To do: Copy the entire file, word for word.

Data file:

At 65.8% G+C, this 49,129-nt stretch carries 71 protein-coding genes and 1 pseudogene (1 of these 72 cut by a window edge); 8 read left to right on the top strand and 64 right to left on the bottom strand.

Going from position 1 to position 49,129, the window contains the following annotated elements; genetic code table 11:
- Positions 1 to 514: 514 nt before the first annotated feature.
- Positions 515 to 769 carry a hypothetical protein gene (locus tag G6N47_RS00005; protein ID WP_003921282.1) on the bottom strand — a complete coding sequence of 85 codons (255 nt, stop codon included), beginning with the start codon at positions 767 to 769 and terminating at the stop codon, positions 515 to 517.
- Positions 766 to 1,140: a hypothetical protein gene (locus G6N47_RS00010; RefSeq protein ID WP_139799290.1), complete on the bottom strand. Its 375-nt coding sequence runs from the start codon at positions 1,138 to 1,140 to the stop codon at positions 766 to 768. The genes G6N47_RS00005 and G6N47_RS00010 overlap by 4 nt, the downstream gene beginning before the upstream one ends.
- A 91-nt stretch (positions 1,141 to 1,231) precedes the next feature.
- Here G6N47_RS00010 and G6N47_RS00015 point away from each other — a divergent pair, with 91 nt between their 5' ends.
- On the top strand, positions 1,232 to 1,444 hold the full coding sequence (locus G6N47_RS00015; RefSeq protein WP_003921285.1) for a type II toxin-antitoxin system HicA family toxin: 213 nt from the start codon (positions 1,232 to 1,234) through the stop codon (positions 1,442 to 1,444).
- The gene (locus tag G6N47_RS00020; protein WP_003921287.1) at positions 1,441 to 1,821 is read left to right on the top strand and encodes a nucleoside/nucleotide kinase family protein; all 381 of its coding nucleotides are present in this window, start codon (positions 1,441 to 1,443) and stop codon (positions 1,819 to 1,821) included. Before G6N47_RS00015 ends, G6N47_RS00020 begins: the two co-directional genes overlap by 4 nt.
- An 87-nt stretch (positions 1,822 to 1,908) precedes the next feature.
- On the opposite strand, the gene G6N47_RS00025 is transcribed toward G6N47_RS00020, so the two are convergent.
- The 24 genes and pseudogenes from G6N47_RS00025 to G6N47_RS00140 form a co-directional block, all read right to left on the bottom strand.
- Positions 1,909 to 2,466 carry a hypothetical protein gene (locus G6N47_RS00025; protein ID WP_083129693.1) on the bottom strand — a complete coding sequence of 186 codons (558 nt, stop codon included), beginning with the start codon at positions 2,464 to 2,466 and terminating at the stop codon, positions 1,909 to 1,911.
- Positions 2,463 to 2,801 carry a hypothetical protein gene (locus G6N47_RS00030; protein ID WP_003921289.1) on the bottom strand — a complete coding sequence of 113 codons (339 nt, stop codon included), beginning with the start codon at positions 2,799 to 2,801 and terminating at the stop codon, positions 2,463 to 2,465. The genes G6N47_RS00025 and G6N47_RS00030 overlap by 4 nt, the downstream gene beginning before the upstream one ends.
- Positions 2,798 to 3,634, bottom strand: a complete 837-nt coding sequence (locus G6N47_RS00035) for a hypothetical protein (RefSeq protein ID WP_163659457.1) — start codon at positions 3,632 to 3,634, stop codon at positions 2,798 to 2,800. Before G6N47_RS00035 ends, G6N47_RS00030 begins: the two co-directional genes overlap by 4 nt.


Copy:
At 65.8% G+C, this 49,129-nt stretch carries 71 protein-coding genes and 1 pseudogene (1 of these 72 cut by a window edge); 8 read left to right on the top strand and 64 right to left on the bottom strand.

Going from position 1 to position 49,129, the window contains the following annotated elements; genetic code table 11:
- Positions 1 to 514: 514 nt before the first annotated feature.
- Positions 515 to 769 carry a hypothetical protein gene (locus tag G6N47_RS00005; protein ID WP_003921282.1) on the bottom strand — a complete coding sequence of 85 codons (255 nt, stop codon included), beginning with the start codon at positions 767 to 769 and terminating at the stop codon, positions 515 to 517.
- Positions 766 to 1,140: a hypothetical protein gene (locus G6N47_RS00010; RefSeq protein ID WP_139799290.1), complete on the bottom strand. Its 375-nt coding sequence runs from the start codon at positions 1,138 to 1,140 to the stop codon at positions 766 to 768. The genes G6N47_RS00005 and G6N47_RS00010 overlap by 4 nt, the downstream gene beginning before the upstream one ends.
- A 91-nt stretch (positions 1,141 to 1,231) precedes the next feature.
- Here G6N47_RS00010 and G6N47_RS00015 point away from each other — a divergent pair, with 91 nt between their 5' ends.
- On the top strand, positions 1,232 to 1,444 hold the full coding sequence (locus G6N47_RS00015; RefSeq protein WP_003921285.1) for a type II toxin-antitoxin system HicA family toxin: 213 nt from the start codon (positions 1,232 to 1,234) through the stop codon (positions 1,442 to 1,444).
- The gene (locus tag G6N47_RS00020; protein WP_003921287.1) at positions 1,441 to 1,821 is read left to right on the top strand and encodes a nucleoside/nucleotide kinase family protein; all 381 of its coding nucleotides are present in this window, start codon (positions 1,441 to 1,443) and stop codon (positions 1,819 to 1,821) included. Before G6N47_RS00015 ends, G6N47_RS00020 begins: the two co-directional genes overlap by 4 nt.
- An 87-nt stretch (positions 1,822 to 1,908) precedes the next feature.
- On the opposite strand, the gene G6N47_RS00025 is transcribed toward G6N47_RS00020, so the two are convergent.
- The 24 genes and pseudogenes from G6N47_RS00025 to G6N47_RS00140 form a co-directional block, all read right to left on the bottom strand.
- Positions 1,909 to 2,466 carry a hypothetical protein gene (locus G6N47_RS00025; protein ID WP_083129693.1) on the bottom strand — a complete coding sequence of 186 codons (558 nt, stop codon included), beginning with the start codon at positions 2,464 to 2,466 and terminating at the stop codon, positions 1,909 to 1,911.
- Positions 2,463 to 2,801 carry a hypothetical protein gene (locus G6N47_RS00030; protein ID WP_003921289.1) on the bottom strand — a complete coding sequence of 113 codons (339 nt, stop codon included), beginning with the start codon at positions 2,799 to 2,801 and terminating at the stop codon, positions 2,463 to 2,465. The genes G6N47_RS00025 and G6N47_RS00030 overlap by 4 nt, the downstream gene beginning before the upstream one ends.
- Positions 2,798 to 3,634, bottom strand: a complete 837-nt coding sequence (locus G6N47_RS00035) for a hypothetical protein (RefSeq protein ID WP_163659457.1) — start codon at positions 3,632 to 3,634, stop codon at positions 2,798 to 2,800. Before G6N47_RS00035 ends, G6N47_RS00030 begins: the two co-directional genes overlap by 4 nt.